Garbage Collection

GameLisp provides automatic memory management, in the form of a tracing garbage collector (GC). This means that there's no need to worry about cyclic references - orphaned reference cycles will be collected automatically.

Traditional tracing GCs wait until a certain amount of memory has been allocated, and then attempt to scan or deallocate a large amount of memory all at once. Even incremental or concurrent GCs tend to wait for memory pressure to reach a certain level, switch themselves on for a while, and then switch themselves off - examples include Unity's upcoming incremental collector, and the garbage collector currently provided by Lua and LuaJIT.

None of these options are the right choice for game development. In order for a fast-paced game to avoid feeling "choppy", it must meet the deadline set by the monitor's refresh rate, or an integer fraction of that refresh rate (say, 72 Hz for a 144 Hz monitor). A swap chain can allow the game to accumulate one or two frames of "borrowed time" without being detectable to the user (at the cost of increased latency), but whenever the cumulative delay exceeds those one or two frames, the debt is cashed in and the user will experience a frameskip.

(This is a simple thing to test - in your main loop, just sleep for 15ms every 40th frame, which is equivalent to exceeding a 60 Hz frame budget by about 0.3ms per frame. If your game involves any fast movement, you'll find that it suddenly "feels wrong", even if you can't pinpoint exactly which frames are being skipped. Note that this test may not work if your swap chain is triple-buffered.)

When a game's GC is allowed to stop and start, and it takes up one millisecond per frame while it's running, then the time budget is effectively one millisecond lower for every frame. If a particular scene normally runs at 16 milliseconds per frame, then when the garbage collector switches on it will suddenly take up 17 milliseconds and start skipping frames. In this scenario, you'd be forced to set aside 6% of your entire time budget just for the GC!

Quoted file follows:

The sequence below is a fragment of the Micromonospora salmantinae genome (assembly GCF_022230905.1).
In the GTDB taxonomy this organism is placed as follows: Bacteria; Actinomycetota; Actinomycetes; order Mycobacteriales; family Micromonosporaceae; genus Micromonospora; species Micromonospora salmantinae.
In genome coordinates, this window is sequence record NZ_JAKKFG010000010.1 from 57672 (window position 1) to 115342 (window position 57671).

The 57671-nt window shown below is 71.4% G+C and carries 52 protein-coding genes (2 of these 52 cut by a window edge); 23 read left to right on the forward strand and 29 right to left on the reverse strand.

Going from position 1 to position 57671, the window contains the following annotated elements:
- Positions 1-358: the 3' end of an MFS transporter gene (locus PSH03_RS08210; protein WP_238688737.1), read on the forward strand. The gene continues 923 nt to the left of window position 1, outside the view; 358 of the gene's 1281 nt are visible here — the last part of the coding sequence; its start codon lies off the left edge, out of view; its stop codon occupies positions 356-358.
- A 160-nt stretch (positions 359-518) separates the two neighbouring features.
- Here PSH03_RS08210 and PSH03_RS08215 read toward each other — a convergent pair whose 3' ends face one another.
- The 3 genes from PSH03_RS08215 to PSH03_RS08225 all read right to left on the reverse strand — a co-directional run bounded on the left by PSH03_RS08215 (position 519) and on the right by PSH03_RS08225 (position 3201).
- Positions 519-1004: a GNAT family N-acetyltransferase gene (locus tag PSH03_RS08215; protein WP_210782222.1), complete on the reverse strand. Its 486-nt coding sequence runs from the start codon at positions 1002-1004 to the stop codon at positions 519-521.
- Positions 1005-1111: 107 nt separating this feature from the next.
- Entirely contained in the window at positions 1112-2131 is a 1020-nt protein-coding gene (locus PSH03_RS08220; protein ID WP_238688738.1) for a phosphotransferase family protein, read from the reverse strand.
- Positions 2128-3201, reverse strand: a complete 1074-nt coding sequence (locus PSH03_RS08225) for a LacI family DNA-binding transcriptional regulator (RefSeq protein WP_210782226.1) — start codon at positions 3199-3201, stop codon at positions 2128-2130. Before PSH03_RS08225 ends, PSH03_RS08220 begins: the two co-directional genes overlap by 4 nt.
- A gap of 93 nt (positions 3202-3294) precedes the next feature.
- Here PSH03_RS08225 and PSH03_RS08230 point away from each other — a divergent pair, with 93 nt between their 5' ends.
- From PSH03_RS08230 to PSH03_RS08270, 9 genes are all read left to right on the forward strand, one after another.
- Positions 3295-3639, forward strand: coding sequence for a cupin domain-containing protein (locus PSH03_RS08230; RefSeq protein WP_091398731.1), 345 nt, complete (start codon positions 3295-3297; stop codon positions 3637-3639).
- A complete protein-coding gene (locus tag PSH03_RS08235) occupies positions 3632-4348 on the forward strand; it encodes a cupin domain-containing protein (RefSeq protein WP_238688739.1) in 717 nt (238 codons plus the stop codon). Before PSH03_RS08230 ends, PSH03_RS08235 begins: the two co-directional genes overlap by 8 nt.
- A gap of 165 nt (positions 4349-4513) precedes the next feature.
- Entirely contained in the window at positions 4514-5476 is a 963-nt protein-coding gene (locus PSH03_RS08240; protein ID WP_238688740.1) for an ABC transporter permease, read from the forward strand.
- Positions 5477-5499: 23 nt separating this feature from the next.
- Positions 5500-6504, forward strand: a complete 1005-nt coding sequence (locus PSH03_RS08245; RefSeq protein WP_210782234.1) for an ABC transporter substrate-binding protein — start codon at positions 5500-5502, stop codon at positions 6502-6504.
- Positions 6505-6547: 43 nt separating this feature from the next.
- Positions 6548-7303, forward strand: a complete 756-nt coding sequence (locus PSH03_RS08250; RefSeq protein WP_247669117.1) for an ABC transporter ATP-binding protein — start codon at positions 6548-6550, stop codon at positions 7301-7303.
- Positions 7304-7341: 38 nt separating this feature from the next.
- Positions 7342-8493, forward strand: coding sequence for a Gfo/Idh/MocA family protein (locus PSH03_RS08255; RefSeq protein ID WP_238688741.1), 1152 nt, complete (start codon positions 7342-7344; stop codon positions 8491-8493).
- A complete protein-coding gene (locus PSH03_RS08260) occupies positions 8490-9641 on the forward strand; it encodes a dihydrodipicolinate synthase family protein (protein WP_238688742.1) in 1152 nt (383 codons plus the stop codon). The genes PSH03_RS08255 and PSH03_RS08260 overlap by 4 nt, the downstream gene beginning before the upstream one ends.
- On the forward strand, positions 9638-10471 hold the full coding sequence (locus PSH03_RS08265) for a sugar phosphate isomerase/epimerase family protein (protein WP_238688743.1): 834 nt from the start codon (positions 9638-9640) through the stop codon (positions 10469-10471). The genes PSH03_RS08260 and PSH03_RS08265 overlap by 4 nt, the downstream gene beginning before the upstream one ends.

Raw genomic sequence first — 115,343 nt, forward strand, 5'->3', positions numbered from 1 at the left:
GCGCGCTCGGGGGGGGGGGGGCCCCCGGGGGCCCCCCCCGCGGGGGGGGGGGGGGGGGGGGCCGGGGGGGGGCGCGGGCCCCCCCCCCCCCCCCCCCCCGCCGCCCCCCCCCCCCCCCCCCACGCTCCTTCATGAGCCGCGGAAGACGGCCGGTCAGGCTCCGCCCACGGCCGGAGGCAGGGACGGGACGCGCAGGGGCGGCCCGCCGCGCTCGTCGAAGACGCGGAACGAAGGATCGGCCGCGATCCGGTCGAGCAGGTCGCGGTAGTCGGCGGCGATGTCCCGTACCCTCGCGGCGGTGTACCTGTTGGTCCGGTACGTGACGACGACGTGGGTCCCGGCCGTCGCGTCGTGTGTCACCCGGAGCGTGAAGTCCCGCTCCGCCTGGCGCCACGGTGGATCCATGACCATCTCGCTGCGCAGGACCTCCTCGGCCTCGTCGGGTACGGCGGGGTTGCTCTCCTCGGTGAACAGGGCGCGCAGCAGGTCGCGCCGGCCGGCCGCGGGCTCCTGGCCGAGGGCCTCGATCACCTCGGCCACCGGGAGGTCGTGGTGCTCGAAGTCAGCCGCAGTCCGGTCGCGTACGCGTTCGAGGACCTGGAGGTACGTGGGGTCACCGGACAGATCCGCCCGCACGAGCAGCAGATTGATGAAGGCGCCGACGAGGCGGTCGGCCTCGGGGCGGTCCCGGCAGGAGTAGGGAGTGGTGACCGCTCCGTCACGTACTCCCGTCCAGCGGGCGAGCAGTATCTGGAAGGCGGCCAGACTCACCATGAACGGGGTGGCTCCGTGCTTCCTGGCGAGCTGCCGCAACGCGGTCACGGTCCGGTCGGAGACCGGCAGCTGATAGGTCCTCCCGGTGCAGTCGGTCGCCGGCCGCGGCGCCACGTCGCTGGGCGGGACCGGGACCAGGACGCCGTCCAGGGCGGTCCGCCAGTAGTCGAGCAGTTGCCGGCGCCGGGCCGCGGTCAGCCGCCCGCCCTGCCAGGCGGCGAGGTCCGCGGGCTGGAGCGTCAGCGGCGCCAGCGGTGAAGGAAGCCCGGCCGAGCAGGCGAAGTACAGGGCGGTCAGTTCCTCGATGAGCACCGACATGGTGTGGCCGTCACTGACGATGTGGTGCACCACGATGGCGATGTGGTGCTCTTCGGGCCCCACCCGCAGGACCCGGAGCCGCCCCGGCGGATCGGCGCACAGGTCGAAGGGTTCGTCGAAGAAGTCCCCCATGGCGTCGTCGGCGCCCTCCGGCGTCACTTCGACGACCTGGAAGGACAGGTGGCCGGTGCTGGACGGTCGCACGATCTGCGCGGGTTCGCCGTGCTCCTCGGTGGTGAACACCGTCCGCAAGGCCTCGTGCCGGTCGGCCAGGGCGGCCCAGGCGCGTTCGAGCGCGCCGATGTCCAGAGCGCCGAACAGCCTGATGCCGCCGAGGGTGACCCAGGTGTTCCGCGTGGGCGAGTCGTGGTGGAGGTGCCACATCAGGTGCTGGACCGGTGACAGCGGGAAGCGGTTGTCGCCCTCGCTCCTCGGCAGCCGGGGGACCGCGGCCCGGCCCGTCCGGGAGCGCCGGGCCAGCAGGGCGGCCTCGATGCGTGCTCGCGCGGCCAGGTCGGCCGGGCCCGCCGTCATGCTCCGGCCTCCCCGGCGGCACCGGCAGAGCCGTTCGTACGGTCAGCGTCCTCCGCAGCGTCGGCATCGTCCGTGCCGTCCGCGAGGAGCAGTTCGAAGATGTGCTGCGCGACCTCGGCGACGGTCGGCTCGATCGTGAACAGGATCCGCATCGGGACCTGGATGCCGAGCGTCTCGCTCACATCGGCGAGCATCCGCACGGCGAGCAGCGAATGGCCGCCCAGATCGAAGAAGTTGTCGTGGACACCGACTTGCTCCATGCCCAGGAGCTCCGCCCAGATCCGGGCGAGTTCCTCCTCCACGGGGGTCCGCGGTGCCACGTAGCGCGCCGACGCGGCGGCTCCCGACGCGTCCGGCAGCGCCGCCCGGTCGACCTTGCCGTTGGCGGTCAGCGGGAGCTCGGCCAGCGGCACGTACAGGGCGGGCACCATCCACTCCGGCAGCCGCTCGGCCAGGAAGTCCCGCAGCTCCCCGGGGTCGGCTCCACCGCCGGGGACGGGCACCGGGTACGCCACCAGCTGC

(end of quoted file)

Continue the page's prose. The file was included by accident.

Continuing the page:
The status quo is usually even worse - when a GC is allowed to "stop the world", it might pause your game for 50 milliseconds or more. I've heard anecdotal reports of games experiencing GC pauses of several hundred milliseconds. This would be clearly noticeable even in a slow, casual game.

GameLisp's GC

GameLisp's solution is a custom incremental GC algorithm which runs once per frame, every frame. The amount of work it performs increases in lockstep with the amount of new memory allocated during the previous frame (which, for a typical game, should be very consistent).

It turns out that when you spread out the work like this, garbage collection is extremely cheap. Appendix A has some concrete performance numbers, but the headline figure is that for a 2D sidescroller running on a mid-range laptop, the GC uses about 0.1 milliseconds per frame, or 0.2 milliseconds for a really busy scene.

GameLisp will never invoke the GC behind your back. You need to do it explicitly, either by calling the glsp::gc function from Rust, or the gc function from GameLisp.

For a typical main loop, you should simply invoke the GC once per frame. If you're scripting a program with an unusual main loop (say, a GUI event loop for your level editor), then you should aim to invoke the GC about sixty times per second, although it's fine to temporarily stop when your program isn't executing any GameLisp code.

There's currently only one way to tune the GC's behaviour: calling glsp::gc_set_ratio or (= (gc-value 'ratio) r) to assign a "heap ratio". This is the ratio between the average size of the GC heap, and the amount of long-lived memory which it stores. The default value is 1.5, so if you store 10mb of useful long-lived data on the heap, it will also contain about 5mb of garbage.

When you set the ratio to a lower value, the GC will need to perform an exponentially higher amount of work to keep up. The minimum ratio is currently 1.2.